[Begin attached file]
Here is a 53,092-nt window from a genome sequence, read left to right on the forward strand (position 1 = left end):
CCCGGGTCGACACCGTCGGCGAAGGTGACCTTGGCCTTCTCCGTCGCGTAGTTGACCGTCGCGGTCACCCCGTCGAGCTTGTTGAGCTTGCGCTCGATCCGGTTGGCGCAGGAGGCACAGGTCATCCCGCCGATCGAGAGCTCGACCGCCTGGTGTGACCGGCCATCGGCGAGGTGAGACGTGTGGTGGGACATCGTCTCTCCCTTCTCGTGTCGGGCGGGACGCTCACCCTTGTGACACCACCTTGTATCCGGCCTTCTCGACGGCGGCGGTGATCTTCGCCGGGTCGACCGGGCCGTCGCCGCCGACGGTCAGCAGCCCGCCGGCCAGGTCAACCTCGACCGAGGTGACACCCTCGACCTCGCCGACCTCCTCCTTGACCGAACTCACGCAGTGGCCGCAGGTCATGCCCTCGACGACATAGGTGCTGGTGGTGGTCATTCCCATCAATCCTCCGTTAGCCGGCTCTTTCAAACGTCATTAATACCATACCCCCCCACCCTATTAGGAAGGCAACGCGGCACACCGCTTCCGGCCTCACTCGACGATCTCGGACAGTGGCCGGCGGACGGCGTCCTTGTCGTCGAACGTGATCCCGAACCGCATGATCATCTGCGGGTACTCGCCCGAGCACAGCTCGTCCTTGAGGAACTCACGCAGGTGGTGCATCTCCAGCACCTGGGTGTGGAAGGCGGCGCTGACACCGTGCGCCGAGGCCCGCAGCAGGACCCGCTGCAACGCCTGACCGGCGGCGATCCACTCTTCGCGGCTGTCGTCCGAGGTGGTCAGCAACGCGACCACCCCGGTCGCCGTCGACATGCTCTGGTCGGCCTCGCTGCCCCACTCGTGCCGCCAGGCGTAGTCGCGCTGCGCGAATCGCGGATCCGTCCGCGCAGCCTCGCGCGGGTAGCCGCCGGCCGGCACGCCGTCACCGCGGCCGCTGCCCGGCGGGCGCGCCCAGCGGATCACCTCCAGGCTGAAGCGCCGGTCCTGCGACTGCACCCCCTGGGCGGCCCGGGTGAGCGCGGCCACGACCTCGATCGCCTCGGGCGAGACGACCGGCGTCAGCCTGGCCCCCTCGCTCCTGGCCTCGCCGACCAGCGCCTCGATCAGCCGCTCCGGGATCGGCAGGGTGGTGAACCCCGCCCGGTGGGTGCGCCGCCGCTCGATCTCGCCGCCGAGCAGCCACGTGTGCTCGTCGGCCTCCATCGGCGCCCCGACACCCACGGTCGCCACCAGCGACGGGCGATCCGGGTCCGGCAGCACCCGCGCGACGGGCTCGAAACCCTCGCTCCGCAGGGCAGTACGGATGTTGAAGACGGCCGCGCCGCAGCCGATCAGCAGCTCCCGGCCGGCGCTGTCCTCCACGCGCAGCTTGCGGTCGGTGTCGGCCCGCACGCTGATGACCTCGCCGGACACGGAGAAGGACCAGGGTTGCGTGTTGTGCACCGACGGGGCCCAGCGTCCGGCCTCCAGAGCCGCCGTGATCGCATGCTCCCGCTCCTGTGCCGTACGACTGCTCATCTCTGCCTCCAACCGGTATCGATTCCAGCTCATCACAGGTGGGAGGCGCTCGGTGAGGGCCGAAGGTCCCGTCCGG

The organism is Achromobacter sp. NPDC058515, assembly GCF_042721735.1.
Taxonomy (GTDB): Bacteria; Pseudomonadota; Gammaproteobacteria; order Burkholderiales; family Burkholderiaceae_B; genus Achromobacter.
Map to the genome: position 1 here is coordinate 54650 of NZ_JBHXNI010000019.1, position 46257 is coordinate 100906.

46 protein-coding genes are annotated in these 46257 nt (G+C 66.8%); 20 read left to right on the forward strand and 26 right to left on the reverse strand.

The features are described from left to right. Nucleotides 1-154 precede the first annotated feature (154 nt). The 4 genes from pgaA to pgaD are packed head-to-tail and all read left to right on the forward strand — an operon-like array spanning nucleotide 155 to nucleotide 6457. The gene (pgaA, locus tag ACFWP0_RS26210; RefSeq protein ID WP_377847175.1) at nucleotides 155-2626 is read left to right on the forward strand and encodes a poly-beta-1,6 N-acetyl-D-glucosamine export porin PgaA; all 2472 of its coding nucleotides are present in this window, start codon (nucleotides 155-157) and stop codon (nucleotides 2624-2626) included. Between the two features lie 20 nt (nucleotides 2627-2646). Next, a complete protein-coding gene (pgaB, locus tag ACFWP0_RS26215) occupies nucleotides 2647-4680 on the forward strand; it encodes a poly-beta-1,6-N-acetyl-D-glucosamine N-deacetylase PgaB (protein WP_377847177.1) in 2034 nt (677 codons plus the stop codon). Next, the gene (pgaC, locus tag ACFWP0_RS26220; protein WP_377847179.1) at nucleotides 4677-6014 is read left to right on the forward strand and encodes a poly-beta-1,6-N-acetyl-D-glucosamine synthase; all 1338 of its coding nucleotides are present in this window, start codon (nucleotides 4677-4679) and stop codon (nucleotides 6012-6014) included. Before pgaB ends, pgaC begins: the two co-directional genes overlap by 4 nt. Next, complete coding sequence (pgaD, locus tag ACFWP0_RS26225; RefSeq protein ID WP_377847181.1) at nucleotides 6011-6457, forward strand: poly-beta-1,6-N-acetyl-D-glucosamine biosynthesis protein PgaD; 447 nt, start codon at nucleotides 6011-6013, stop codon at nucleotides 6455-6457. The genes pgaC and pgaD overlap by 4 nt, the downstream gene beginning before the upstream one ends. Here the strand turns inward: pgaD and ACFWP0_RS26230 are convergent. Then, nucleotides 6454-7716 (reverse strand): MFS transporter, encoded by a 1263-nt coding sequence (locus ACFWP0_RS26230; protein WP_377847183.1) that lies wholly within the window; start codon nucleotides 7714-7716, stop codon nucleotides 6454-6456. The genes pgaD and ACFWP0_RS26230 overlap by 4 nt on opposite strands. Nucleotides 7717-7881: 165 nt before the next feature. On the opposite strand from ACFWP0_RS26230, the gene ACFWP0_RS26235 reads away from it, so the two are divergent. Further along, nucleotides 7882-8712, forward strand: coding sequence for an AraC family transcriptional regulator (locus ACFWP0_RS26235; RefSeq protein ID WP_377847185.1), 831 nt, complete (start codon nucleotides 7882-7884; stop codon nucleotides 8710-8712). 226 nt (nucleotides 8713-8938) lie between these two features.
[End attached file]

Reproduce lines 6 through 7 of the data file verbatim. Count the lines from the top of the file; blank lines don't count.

46 protein-coding genes are annotated in these 46257 nt (G+C 66.8%); 20 read left to right on the forward strand and 26 right to left on the reverse strand.

The features are described from left to right. Nucleotides 1-154 precede the first annotated feature (154 nt). The 4 genes from pgaA to pgaD are packed head-to-tail and all read left to right on the forward strand — an operon-like array spanning nucleotide 155 to nucleotide 6457. The gene (pgaA, locus tag ACFWP0_RS26210; RefSeq protein ID WP_377847175.1) at nucleotides 155-2626 is read left to right on the forward strand and encodes a poly-beta-1,6 N-acetyl-D-glucosamine export porin PgaA; all 2472 of its coding nucleotides are present in this window, start codon (nucleotides 155-157) and stop codon (nucleotides 2624-2626) included. Between the two features lie 20 nt (nucleotides 2627-2646). Next, a complete protein-coding gene (pgaB, locus tag ACFWP0_RS26215) occupies nucleotides 2647-4680 on the forward strand; it encodes a poly-beta-1,6-N-acetyl-D-glucosamine N-deacetylase PgaB (protein WP_377847177.1) in 2034 nt (677 codons plus the stop codon). Next, the gene (pgaC, locus tag ACFWP0_RS26220; protein WP_377847179.1) at nucleotides 4677-6014 is read left to right on the forward strand and encodes a poly-beta-1,6-N-acetyl-D-glucosamine synthase; all 1338 of its coding nucleotides are present in this window, start codon (nucleotides 4677-4679) and stop codon (nucleotides 6012-6014) included. Before pgaB ends, pgaC begins: the two co-directional genes overlap by 4 nt. Next, complete coding sequence (pgaD, locus tag ACFWP0_RS26225; RefSeq protein ID WP_377847181.1) at nucleotides 6011-6457, forward strand: poly-beta-1,6-N-acetyl-D-glucosamine biosynthesis protein PgaD; 447 nt, start codon at nucleotides 6011-6013, stop codon at nucleotides 6455-6457. The genes pgaC and pgaD overlap by 4 nt, the downstream gene beginning before the upstream one ends. Here the strand turns inward: pgaD and ACFWP0_RS26230 are convergent. Then, nucleotides 6454-7716 (reverse strand): MFS transporter, encoded by a 1263-nt coding sequence (locus ACFWP0_RS26230; protein WP_377847183.1) that lies wholly within the window; start codon nucleotides 7714-7716, stop codon nucleotides 6454-6456. The genes pgaD and ACFWP0_RS26230 overlap by 4 nt on opposite strands. Nucleotides 7717-7881: 165 nt before the next feature. On the opposite strand from ACFWP0_RS26230, the gene ACFWP0_RS26235 reads away from it, so the two are divergent. Further along, nucleotides 7882-8712, forward strand: coding sequence for an AraC family transcriptional regulator (locus ACFWP0_RS26235; RefSeq protein ID WP_377847185.1), 831 nt, complete (start codon nucleotides 7882-7884; stop codon nucleotides 8710-8712). 226 nt (nucleotides 8713-8938) lie between these two features.